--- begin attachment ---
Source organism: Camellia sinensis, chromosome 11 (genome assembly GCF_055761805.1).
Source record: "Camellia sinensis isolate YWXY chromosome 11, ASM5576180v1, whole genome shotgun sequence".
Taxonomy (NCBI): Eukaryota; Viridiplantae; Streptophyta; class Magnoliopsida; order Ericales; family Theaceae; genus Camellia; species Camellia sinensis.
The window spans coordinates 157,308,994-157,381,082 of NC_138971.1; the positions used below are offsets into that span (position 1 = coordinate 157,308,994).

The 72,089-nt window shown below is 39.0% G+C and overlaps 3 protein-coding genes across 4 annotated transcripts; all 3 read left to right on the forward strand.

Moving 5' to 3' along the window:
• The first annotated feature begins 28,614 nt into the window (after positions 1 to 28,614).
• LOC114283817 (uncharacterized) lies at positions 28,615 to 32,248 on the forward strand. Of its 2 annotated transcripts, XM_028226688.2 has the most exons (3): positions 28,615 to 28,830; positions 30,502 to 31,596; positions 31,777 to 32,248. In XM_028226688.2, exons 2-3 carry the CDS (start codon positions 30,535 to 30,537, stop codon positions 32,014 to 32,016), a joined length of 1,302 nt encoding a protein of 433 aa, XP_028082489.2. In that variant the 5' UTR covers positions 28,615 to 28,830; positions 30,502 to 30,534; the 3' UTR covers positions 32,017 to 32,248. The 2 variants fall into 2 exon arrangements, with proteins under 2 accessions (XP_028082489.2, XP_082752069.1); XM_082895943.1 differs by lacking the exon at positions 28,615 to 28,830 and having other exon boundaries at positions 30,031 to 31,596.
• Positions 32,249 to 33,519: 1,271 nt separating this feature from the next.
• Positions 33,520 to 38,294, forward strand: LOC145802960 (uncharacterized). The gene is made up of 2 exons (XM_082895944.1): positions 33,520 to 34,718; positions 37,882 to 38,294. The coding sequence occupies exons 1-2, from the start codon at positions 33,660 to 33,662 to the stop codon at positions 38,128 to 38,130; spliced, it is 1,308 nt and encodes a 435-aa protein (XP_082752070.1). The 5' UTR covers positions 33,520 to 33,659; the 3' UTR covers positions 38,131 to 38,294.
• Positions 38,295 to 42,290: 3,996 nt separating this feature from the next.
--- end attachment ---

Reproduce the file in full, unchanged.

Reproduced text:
Source organism: Camellia sinensis, chromosome 11 (genome assembly GCF_055761805.1).
Source record: "Camellia sinensis isolate YWXY chromosome 11, ASM5576180v1, whole genome shotgun sequence".
Taxonomy (NCBI): Eukaryota; Viridiplantae; Streptophyta; class Magnoliopsida; order Ericales; family Theaceae; genus Camellia; species Camellia sinensis.
The window spans coordinates 157,308,994-157,381,082 of NC_138971.1; the positions used below are offsets into that span (position 1 = coordinate 157,308,994).

The 72,089-nt window shown below is 39.0% G+C and overlaps 3 protein-coding genes across 4 annotated transcripts; all 3 read left to right on the forward strand.

Moving 5' to 3' along the window:
• The first annotated feature begins 28,614 nt into the window (after positions 1 to 28,614).
• LOC114283817 (uncharacterized) lies at positions 28,615 to 32,248 on the forward strand. Of its 2 annotated transcripts, XM_028226688.2 has the most exons (3): positions 28,615 to 28,830; positions 30,502 to 31,596; positions 31,777 to 32,248. In XM_028226688.2, exons 2-3 carry the CDS (start codon positions 30,535 to 30,537, stop codon positions 32,014 to 32,016), a joined length of 1,302 nt encoding a protein of 433 aa, XP_028082489.2. In that variant the 5' UTR covers positions 28,615 to 28,830; positions 30,502 to 30,534; the 3' UTR covers positions 32,017 to 32,248. The 2 variants fall into 2 exon arrangements, with proteins under 2 accessions (XP_028082489.2, XP_082752069.1); XM_082895943.1 differs by lacking the exon at positions 28,615 to 28,830 and having other exon boundaries at positions 30,031 to 31,596.
• Positions 32,249 to 33,519: 1,271 nt separating this feature from the next.
• Positions 33,520 to 38,294, forward strand: LOC145802960 (uncharacterized). The gene is made up of 2 exons (XM_082895944.1): positions 33,520 to 34,718; positions 37,882 to 38,294. The coding sequence occupies exons 1-2, from the start codon at positions 33,660 to 33,662 to the stop codon at positions 38,128 to 38,130; spliced, it is 1,308 nt and encodes a 435-aa protein (XP_082752070.1). The 5' UTR covers positions 33,520 to 33,659; the 3' UTR covers positions 38,131 to 38,294.
• Positions 38,295 to 42,290: 3,996 nt separating this feature from the next.